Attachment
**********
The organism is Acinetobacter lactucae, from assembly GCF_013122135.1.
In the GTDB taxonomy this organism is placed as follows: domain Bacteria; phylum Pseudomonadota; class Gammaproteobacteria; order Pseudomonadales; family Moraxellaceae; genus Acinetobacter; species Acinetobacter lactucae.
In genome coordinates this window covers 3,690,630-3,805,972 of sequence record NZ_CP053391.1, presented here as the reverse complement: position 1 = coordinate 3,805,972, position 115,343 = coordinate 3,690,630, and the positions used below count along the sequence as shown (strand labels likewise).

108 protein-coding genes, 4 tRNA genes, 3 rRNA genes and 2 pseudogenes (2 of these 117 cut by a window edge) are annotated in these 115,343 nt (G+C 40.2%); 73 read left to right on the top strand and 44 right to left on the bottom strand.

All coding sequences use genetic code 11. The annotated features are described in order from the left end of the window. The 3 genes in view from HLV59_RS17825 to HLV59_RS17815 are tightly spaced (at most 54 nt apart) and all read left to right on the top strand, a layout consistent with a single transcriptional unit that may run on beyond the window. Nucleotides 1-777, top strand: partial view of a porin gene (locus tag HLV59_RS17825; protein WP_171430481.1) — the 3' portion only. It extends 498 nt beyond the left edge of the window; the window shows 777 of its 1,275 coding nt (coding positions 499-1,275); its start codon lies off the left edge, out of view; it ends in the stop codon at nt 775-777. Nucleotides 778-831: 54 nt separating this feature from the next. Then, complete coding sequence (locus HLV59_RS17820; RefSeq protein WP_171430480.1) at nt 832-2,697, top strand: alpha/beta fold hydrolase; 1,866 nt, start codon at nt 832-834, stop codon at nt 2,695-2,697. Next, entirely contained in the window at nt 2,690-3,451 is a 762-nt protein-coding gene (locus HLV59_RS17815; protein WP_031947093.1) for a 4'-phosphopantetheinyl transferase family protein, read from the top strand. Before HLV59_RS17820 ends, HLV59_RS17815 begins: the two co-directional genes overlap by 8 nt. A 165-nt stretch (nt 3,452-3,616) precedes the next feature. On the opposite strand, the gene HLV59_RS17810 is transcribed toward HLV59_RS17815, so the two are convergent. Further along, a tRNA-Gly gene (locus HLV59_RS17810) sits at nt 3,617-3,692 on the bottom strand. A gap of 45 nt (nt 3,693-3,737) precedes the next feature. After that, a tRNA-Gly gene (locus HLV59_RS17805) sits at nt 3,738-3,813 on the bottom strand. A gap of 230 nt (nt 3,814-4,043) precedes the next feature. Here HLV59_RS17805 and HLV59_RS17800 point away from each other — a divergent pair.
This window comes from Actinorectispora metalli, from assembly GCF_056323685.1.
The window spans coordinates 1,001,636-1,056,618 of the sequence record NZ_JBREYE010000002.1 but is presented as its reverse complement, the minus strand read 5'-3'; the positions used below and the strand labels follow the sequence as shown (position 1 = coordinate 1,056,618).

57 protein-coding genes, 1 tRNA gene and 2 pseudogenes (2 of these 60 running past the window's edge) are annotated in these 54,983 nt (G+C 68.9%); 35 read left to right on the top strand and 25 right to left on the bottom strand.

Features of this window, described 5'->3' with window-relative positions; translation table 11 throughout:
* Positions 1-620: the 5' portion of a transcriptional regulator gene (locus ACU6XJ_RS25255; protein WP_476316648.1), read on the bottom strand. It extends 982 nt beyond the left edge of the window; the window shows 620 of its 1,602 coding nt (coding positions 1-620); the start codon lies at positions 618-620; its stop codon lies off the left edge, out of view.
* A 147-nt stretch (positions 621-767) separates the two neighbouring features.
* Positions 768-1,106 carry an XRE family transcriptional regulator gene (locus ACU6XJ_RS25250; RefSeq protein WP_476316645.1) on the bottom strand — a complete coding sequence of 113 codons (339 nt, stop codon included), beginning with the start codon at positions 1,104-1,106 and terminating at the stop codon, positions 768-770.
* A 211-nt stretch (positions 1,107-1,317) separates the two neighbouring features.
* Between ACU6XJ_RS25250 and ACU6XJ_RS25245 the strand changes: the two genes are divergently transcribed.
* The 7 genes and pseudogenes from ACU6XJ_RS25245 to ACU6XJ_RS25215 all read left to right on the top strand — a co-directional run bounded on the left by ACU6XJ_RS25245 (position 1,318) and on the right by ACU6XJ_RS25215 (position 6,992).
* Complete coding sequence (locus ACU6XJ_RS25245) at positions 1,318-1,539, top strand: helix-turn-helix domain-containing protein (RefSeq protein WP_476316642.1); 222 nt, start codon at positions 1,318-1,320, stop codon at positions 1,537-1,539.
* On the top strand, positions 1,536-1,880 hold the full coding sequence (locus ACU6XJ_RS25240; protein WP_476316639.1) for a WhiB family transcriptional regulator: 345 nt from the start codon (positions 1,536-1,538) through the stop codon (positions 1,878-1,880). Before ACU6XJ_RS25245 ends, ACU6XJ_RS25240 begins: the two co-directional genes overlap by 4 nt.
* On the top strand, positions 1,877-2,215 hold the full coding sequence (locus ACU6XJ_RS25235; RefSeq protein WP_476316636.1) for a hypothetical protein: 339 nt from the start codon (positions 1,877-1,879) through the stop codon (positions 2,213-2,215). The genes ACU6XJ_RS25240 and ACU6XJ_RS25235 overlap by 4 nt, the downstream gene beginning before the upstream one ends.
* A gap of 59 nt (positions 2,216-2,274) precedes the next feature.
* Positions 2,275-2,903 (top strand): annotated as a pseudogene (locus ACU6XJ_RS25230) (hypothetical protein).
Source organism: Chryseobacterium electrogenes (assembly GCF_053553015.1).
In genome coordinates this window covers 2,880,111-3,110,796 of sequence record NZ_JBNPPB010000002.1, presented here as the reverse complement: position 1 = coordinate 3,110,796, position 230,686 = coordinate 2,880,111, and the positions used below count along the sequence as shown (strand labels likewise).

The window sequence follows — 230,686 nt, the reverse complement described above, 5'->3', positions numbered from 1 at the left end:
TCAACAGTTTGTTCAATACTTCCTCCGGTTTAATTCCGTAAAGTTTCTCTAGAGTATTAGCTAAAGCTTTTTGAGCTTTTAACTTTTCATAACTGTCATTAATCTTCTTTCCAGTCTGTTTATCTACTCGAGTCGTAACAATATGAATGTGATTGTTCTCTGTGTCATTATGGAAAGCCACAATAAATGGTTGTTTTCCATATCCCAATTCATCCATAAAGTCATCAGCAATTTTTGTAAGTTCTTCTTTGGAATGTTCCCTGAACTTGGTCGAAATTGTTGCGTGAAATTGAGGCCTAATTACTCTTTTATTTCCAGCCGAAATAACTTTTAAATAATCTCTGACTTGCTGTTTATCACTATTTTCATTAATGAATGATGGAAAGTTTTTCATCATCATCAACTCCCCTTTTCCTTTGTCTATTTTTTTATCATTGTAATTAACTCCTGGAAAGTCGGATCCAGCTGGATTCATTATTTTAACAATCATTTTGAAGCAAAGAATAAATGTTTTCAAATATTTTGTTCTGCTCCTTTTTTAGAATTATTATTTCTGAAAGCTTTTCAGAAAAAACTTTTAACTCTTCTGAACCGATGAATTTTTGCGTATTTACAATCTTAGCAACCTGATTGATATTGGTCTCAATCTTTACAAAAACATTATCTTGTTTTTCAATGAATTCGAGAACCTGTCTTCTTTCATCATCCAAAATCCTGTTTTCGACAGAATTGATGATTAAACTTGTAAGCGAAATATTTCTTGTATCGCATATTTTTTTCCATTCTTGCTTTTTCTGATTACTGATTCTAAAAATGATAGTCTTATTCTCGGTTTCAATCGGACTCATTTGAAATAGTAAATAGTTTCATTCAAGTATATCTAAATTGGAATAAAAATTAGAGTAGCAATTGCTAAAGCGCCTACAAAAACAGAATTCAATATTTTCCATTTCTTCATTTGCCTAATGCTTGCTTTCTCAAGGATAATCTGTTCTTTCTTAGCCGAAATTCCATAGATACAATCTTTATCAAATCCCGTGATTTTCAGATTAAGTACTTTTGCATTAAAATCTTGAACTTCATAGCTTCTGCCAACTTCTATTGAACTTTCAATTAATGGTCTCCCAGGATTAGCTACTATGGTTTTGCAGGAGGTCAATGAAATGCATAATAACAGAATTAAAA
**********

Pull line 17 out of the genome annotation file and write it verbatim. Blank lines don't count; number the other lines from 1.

* On the top strand, positions 1,536-1,880 hold the full coding sequence (locus ACU6XJ_RS25240; protein WP_476316639.1) for a WhiB family transcriptional regulator: 345 nt from the start codon (positions 1,536-1,538) through the stop codon (positions 1,878-1,880). Before ACU6XJ_RS25245 ends, ACU6XJ_RS25240 begins: the two co-directional genes overlap by 4 nt.